After last night’s weekly Wednesday night net a couple members met up on our 70cm repeater to test out sending and receiving some SSTV images. This was inspired by listening to the W3HZU Keystone VHF Club net over echolink who held an SSTV net Tuesday night at 8pm.
What is SSTV?
SSTV is an acronym for Slow Scan Television originally developed in 1957 to transmit a 120 x 120 pixel black and white image over a 3 KHz phone channel on 11 meters, a band which would later be allocated as CB (citizens band) radio. Images were later transmitted back from the moon during the Apollo missions using an earlier SSTV format. The FCC made it legal for Advanced amateurs to transmit in the format in 1968 but at that time using it was quite complicated. Using SSTV today is significantly easier; requiring only a computer with SSTV software, a sound card, and a transciever. A modern cell phone, with an SSTV application and a small hand held radio will do the job with ease.
Many more details about SSTV can be found on the SSTV wikipedia page
Two images were transmitted and received in our test. The first was sent using mode Scottie 1 mode and the second with Martin 1 which seem to be fairly common modes from our quick research, but we are keen to try others to compare. One issue to be aware of is the repeater time out setting (3 minutes?) so selecting a mode which takes more time may have the result of “time-ing out the repeater” and so, interrupting the transmission. This happened in one case on the W3HZU net we listened in on.
How do I get started?
You can get involved with SSTV with just a smartphone and a radio (an HT works fine), at least to decode images. There is an android app to send SSTV images as well. An important thing to understand is that the smartphone apps are decoding sound (and creating sound). To use these applications, you hold the phone near your radio while it is receiving the tones over the air to be decoded, or you play the tones created by the app while holding the phone close to the radio while you transmit.
To send images from your PC you may need an additional piece of hardware to interface the radio and the PC (some radios have this built in). Nate has a SignaLink which is really just an external sound card that has the correct cables to connect to a PC by USB and to various radios. It seems to work well with his Kenwood TM-V71A and his Baofengs, but this is not a cheap solution unless you can find one another ham is selling.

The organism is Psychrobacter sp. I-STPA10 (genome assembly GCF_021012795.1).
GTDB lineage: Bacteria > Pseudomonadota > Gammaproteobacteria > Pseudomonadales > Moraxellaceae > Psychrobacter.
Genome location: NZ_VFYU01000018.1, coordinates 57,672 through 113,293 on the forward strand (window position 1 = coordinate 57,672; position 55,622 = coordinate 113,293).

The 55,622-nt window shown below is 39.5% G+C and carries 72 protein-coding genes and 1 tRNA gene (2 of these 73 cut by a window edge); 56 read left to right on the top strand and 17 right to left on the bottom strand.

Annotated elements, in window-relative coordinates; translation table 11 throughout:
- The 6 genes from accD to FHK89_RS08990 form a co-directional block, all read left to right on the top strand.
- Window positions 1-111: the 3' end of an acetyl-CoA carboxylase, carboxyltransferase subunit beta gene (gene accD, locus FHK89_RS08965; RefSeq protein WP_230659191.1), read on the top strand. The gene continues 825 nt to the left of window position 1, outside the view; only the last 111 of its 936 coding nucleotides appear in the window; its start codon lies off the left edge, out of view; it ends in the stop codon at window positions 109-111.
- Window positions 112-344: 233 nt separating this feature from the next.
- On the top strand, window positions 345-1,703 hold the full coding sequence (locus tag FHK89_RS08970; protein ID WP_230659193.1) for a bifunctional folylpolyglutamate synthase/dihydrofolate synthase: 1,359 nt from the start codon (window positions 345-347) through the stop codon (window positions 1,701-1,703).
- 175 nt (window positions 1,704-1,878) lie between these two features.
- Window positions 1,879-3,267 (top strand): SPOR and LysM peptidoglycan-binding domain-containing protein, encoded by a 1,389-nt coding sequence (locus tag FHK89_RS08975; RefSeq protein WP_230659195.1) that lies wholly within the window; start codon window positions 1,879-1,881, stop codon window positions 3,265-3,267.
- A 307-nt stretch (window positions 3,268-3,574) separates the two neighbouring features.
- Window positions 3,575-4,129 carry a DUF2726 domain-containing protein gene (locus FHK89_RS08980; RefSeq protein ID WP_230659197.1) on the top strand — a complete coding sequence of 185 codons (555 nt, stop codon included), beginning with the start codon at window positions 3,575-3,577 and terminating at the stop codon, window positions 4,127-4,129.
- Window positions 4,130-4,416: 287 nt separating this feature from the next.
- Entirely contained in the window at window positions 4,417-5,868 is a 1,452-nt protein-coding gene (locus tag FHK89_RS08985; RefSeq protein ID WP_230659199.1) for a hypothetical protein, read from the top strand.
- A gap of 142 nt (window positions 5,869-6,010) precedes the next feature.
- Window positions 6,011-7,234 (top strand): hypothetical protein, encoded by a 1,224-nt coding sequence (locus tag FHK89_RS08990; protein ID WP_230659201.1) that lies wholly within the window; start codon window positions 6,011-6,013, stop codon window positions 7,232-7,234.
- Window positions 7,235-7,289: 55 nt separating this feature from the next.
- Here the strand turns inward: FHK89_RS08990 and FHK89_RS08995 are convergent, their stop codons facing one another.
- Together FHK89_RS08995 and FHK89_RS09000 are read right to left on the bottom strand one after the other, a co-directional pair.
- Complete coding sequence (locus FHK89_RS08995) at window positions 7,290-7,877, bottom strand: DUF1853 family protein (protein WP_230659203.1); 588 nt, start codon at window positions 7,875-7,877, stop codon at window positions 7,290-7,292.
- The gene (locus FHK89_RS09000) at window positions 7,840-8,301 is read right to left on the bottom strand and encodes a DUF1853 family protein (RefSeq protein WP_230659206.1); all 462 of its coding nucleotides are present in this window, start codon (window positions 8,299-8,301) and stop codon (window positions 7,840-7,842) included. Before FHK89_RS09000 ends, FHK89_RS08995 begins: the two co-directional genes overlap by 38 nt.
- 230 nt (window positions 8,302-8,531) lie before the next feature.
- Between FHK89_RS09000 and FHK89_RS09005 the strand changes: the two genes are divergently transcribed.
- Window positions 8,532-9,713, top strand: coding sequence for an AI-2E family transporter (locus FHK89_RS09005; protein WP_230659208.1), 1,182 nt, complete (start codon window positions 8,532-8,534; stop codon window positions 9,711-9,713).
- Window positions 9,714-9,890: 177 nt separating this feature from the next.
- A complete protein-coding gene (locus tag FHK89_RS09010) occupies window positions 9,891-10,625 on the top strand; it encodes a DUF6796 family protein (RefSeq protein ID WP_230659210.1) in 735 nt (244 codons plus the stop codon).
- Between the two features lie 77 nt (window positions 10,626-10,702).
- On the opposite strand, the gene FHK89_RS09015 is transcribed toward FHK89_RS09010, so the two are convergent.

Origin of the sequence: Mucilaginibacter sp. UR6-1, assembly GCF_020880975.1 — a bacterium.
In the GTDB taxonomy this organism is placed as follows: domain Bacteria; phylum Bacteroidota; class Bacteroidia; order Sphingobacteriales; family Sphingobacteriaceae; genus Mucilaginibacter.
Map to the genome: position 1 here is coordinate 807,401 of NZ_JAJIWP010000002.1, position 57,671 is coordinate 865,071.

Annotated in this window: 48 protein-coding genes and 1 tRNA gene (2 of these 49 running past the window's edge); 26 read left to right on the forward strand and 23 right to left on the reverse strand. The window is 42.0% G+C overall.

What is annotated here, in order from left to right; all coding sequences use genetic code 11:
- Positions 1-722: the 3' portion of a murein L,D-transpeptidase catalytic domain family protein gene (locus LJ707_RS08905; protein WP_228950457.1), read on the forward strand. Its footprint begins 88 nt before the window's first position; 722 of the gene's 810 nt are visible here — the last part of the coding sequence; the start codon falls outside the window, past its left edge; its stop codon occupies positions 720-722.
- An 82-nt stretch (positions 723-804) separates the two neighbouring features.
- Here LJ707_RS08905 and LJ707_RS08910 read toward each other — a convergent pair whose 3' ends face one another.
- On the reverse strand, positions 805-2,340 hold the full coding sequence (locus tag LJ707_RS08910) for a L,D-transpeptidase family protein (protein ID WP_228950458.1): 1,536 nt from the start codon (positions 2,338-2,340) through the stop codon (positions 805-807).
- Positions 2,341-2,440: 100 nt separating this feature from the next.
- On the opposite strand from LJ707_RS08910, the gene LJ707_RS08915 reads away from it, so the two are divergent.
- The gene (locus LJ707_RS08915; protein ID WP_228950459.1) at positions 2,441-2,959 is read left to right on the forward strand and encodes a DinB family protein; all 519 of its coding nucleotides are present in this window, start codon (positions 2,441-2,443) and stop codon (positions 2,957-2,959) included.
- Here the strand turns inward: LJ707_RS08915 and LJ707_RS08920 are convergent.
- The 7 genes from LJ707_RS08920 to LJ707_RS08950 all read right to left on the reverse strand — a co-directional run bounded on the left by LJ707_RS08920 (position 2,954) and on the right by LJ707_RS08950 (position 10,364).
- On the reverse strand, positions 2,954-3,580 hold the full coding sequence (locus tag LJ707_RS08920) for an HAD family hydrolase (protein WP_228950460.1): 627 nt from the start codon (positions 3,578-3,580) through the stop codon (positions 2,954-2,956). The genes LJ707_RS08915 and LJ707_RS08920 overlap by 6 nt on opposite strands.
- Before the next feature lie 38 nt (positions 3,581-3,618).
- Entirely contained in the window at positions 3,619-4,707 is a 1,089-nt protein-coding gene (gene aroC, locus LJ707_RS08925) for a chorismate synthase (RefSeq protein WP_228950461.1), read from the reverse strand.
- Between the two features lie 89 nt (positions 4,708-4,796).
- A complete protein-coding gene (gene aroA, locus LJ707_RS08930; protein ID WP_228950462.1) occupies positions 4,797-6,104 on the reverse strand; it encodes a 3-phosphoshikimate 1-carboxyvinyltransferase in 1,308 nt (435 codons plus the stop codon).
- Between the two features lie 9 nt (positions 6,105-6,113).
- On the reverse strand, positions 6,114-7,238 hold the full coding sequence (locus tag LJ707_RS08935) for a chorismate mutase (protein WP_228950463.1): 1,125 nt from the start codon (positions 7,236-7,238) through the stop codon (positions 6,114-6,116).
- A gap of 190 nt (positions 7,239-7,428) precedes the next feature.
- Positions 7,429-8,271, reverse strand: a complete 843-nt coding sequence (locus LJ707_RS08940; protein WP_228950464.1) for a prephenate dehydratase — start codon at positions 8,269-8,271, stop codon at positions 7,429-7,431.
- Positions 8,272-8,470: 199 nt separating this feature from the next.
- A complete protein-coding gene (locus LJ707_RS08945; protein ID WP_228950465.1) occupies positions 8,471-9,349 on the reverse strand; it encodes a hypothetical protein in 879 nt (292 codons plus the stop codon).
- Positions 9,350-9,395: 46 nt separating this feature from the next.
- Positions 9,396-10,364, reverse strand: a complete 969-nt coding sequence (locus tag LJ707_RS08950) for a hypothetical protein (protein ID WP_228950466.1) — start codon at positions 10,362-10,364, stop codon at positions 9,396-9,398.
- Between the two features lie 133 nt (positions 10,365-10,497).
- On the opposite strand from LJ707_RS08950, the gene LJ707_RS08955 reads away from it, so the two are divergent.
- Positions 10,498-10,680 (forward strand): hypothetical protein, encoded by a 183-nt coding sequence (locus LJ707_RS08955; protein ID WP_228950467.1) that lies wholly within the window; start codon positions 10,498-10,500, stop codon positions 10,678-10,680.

Which mode to use?
The question of which mode to select when sending images is an interesting one. You will find there are a lot of different modes available, so how to choose? For one thing you will be limited to the modes available in your software, and since we want someone to be able to decode it we need to coordinate with others about what they can do as well.
Transmitting larger or higher quality images takes more time. If we choose to send and receive in Robot 36 mode (developed by Robot Research of San Diego) each transmission will take 36 seconds (hence the mode name!) and the image transmitted will be about 320 x 240 pixels in dimension. The Martin (developed by Martin Emmerson, G3OQD) and Scottie (by Eddie T. J. Murphy, GM3SBC) modes are also popular and each has a variant (1 and 2) any of these will take more time than Robot 36 to transmit. Martin mode M1 delivers 320 x 256 image in 114 seconds, Scottie 1 is similar. All of this is to say that we must consider the annoyance factor when choosing a mode for a possible SSTV net: transmitting tones which sound like an old fax machine screeching for 36 seconds might be more than many on the net want to endure.
There is a great SSTV reference page on the Signal Identification Guide website which lists the three modes I’ve mentioned so far with graphic examples.
This leads us to consider the PD modes. Named from the first initials of creators (Paul Turner G4IJE and Don Rotier K0HEO) these modes were developed expressly to improve image quality and reduce time to transmit. Anyone who has captured images from the ISS will recognize the PD-120 mode which is commonly used for those events in recent days. That mode has a transmit time of 126 seconds and delivers a 640 x 480 image.
Many more technical details about these modes can be found in:
Image Communication on Short Waves by Martin Bruchanov OK2MNM
Applications for SSTV
For Apple iOS (not free, $2.99!): SSTV Slow Scan TV – this app claims to transmit and receive (untested)
For Android: Robot36 – this app is receive only, but the maker has another app which supposedly can transmit as well.
For Android: SSTV Encoder – this app will transmit images. Its simple, but even offer an option to overlay text on the image like the desktop applications do.
For Windows: MMSSTV – pretty much the standard application for SSTV on Window
For Windows: EasyPal – still in “Beta” but some other clubs use this software
For Linux: QSSTV – Nate uses this on Ubuntu
For Mac OSX: Multiscan3B – not tested, but its the only one Nate could find